National Gardening Week has passed us by again this year and aims to be a celebration of all things gardening headed up by the RHS.
This year’s theme is celebrating all things edible – so I couldn’t not get involved in some shape or form.
My first port of call was to visit the RHS National Gardening Week page here to see what events were happening near me. The event that stood out was the No Dig talk with Charles Dowding at RHS Wisely, which is just down the road from me – so I went along to learn more about no dig for myself.
I’ve seen no dig being used by many garden bloggers online and across Instagram, and it’s something in the back of my mind that I’ve been thinking about looking into at one time or another.
Who is Charles Dowding?
If you Google no dig gardening, theres a chance you’re going to land on Charles Dowding’s website.
Charles Dowding is a market gardener who has pioneered no dig gardening since 1983.
Charles operates from his Homeacres bio-intensive, no dig garden and has written numerous books on no dig and organic gardening. He writes for a number of magazines and runs his own YouTube channel that’s a plethora of all of things no dig.
What is no dig?
I’m paraphrasing in the next few sentences, so if you’re interested in finding out about no dig in more detail – click here.
From what I understand, no dig gardening involves constantly mulching with compost and rotted material and growing in that compostable material.
The benefits of no dig are numerous, but the main points I’ve discovered are less weeding, improved soil structure, less watering and no digging of course!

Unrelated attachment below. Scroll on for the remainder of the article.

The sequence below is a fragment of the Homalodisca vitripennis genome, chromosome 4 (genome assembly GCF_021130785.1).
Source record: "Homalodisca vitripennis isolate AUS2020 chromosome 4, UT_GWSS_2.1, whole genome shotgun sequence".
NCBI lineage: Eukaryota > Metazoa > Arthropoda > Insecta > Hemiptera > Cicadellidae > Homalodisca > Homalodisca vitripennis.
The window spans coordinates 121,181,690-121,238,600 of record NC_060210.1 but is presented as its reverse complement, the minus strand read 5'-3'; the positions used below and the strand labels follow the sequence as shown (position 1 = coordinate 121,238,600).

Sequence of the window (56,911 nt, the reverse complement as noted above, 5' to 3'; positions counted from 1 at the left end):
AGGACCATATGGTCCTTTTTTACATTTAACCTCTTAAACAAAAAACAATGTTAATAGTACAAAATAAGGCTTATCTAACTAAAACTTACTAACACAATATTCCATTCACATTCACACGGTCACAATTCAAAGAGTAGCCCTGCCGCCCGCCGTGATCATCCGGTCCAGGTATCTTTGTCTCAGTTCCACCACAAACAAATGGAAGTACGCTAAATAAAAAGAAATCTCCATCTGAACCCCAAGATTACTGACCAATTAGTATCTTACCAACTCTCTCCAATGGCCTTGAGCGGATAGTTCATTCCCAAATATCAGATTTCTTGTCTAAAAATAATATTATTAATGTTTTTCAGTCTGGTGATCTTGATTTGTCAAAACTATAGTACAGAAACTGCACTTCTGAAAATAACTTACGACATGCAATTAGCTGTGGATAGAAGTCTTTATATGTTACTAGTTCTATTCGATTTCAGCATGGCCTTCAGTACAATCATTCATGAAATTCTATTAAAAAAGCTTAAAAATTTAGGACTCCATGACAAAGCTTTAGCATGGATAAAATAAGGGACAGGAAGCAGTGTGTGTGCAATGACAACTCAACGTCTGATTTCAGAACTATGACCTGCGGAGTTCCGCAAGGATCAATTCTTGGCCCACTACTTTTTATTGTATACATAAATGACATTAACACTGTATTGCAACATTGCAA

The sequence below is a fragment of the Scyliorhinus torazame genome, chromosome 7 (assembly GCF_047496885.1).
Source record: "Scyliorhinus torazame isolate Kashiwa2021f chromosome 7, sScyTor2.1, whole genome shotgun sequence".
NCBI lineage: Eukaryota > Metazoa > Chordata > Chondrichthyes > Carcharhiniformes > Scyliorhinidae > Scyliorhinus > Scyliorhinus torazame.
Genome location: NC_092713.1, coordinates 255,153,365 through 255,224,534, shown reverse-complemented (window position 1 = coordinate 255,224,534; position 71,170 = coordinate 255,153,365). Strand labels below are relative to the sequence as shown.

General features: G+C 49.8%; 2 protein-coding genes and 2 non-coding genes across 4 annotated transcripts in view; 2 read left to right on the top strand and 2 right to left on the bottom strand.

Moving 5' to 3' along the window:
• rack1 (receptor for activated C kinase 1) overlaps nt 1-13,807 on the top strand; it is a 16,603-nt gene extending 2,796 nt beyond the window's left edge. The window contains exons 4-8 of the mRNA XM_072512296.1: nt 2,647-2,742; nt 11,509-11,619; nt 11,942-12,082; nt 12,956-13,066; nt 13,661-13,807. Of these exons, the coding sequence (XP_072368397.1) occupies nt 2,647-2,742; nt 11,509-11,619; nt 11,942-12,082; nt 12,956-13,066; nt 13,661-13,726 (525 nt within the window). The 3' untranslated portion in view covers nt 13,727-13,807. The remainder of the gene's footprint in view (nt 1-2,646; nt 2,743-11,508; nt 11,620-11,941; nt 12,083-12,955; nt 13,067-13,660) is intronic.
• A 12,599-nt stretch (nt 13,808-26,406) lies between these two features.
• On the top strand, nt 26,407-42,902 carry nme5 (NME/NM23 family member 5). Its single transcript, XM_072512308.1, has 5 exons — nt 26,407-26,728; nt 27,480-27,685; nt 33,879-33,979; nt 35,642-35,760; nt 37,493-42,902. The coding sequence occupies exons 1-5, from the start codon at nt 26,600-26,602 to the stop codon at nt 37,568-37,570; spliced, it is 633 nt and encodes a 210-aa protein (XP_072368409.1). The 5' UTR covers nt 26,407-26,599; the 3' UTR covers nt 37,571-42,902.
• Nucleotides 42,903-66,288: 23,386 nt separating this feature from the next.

The 1.5 hour talk was really interesting, but what was most telling was the number of people who had shown up for the first come first serve event.
Naturally, those at RHS Wisley didn’t want those who had queued up for over an hour to be disappointed.
So much so, representatives at RHS Wisely walked nearly 100 people across the grounds to the new buildings, which meant we got a sneak peak into the soon to be opened meeting rooms and that in itself felt very exclusive and exciting.
Just from that response alone, it’s plain to see that a lot of gardeners out there are keen to explore new methods of gardening, that in places may overwrite or overlap traditional methods of growing.
I think no dig is resonating with lots of people because of the efficiency it boasts, in terms of time and return on efforts. This is bolstered up the dedication and experiments Mr. Dowding has conducted over the years, to prove that it works.
The talk covered no dig from start to finish over the course of the year, including starting up and covering key points to help keep everything efficient and on track. I would check out https://www.charlesdowding.co.uk/ for a full run down of what’s involved in starting a no dig garden.
When you look at the comparisons of what can be achieved with no dig and the logical approach of this form of gardening has, you can’t help but give it a try and see what you prefer and is most profitable.
I for one will be giving it a go!
Have you tried no digging? If yes, I’d love to your thoughts 🙂
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